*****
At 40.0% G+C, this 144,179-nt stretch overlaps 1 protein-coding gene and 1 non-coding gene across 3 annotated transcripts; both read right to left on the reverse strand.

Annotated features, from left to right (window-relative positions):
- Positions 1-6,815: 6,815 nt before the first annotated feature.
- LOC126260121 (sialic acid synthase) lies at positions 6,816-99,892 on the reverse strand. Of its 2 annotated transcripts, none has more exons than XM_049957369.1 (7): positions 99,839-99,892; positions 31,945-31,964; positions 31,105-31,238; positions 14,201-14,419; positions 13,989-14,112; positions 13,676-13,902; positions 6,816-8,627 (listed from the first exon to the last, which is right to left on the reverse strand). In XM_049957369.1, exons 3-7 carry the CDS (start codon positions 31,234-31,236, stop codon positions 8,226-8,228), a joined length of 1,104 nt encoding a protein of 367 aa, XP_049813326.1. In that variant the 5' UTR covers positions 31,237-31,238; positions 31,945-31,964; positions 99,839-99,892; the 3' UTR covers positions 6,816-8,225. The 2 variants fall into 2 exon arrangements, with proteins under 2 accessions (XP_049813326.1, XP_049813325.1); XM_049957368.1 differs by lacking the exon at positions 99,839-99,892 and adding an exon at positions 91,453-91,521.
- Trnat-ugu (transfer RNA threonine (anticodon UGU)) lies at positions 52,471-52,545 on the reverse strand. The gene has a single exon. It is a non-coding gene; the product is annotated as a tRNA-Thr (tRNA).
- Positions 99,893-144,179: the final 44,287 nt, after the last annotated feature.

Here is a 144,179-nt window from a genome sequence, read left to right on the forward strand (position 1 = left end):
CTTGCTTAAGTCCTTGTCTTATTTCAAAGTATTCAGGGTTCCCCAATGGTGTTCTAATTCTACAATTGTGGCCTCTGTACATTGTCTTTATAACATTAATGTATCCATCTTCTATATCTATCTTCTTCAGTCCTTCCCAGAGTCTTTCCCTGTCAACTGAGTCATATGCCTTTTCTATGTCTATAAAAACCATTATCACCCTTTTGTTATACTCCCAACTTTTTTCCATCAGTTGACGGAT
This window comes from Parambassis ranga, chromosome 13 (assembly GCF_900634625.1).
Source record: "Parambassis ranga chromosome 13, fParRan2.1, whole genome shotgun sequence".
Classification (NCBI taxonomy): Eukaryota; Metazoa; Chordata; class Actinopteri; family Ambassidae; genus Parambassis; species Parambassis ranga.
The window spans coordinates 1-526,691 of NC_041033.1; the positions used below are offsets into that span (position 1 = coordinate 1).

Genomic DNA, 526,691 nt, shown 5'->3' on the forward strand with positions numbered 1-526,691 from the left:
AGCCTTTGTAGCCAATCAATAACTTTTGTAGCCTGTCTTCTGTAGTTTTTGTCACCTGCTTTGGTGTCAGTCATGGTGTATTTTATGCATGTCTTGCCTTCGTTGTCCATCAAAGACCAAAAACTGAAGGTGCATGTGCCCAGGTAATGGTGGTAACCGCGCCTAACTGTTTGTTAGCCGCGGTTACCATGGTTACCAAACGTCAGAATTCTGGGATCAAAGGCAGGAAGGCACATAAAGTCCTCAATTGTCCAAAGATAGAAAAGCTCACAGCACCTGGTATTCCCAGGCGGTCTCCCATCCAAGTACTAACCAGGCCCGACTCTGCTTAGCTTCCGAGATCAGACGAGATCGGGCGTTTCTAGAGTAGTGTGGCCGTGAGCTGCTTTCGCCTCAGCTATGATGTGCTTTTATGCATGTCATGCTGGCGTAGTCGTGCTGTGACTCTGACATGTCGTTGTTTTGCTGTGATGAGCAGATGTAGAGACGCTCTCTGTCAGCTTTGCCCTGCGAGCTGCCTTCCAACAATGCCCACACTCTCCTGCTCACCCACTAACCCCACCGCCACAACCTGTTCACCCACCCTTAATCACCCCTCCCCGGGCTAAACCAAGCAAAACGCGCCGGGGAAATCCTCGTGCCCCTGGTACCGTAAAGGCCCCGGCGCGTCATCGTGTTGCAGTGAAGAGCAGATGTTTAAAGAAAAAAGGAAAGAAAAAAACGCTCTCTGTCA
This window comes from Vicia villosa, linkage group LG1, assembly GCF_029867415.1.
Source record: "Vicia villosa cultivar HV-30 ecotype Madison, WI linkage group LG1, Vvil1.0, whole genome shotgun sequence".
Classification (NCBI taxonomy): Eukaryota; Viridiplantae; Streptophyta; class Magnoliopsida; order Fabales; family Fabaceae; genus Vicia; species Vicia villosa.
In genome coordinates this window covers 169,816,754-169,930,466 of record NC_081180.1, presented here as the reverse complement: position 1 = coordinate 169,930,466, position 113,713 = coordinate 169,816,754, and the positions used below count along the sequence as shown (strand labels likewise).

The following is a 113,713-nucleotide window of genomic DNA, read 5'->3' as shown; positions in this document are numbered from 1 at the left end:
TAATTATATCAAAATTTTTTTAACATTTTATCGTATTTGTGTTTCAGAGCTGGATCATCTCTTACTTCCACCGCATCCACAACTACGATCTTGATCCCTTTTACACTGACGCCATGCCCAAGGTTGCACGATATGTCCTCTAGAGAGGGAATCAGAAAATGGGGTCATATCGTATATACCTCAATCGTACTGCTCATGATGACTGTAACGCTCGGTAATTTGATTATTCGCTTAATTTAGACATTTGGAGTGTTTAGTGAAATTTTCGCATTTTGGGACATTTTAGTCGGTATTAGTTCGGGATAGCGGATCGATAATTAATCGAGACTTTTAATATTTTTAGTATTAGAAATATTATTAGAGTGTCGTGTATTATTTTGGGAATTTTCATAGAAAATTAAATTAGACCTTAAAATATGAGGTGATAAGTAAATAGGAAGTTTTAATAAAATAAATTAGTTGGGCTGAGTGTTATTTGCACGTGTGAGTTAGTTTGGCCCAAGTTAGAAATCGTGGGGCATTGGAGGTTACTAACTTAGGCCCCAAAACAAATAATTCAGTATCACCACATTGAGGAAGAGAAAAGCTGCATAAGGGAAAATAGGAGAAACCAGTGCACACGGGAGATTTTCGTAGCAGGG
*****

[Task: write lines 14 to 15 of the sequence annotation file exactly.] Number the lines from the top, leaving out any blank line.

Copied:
AGCCTTTGTAGCCAATCAATAACTTTTGTAGCCTGTCTTCTGTAGTTTTTGTCACCTGCTTTGGTGTCAGTCATGGTGTATTTTATGCATGTCTTGCCTTCGTTGTCCATCAAAGACCAAAAACTGAAGGTGCATGTGCCCAGGTAATGGTGGTAACCGCGCCTAACTGTTTGTTAGCCGCGGTTACCATGGTTACCAAACGTCAGAATTCTGGGATCAAAGGCAGGAAGGCACATAAAGTCCTCAATTGTCCAAAGATAGAAAAGCTCACAGCACCTGGTATTCCCAGGCGGTCTCCCATCCAAGTACTAACCAGGCCCGACTCTGCTTAGCTTCCGAGATCAGACGAGATCGGGCGTTTCTAGAGTAGTGTGGCCGTGAGCTGCTTTCGCCTCAGCTATGATGTGCTTTTATGCATGTCATGCTGGCGTAGTCGTGCTGTGACTCTGACATGTCGTTGTTTTGCTGTGATGAGCAGATGTAGAGACGCTCTCTGTCAGCTTTGCCCTGCGAGCTGCCTTCCAACAATGCCCACACTCTCCTGCTCACCCACTAACCCCACCGCCACAACCTGTTCACCCACCCTTAATCACCCCTCCCCGGGCTAAACCAAGCAAAACGCGCCGGGGAAATCCTCGTGCCCCTGGTACCGTAAAGGCCCCGGCGCGTCATCGTGTTGCAGTGAAGAGCAGATGTTTAAAGAAAAAAGGAAAGAAAAAAACGCTCTCTGTCA
This window comes from Vicia villosa, linkage group LG1, assembly GCF_029867415.1.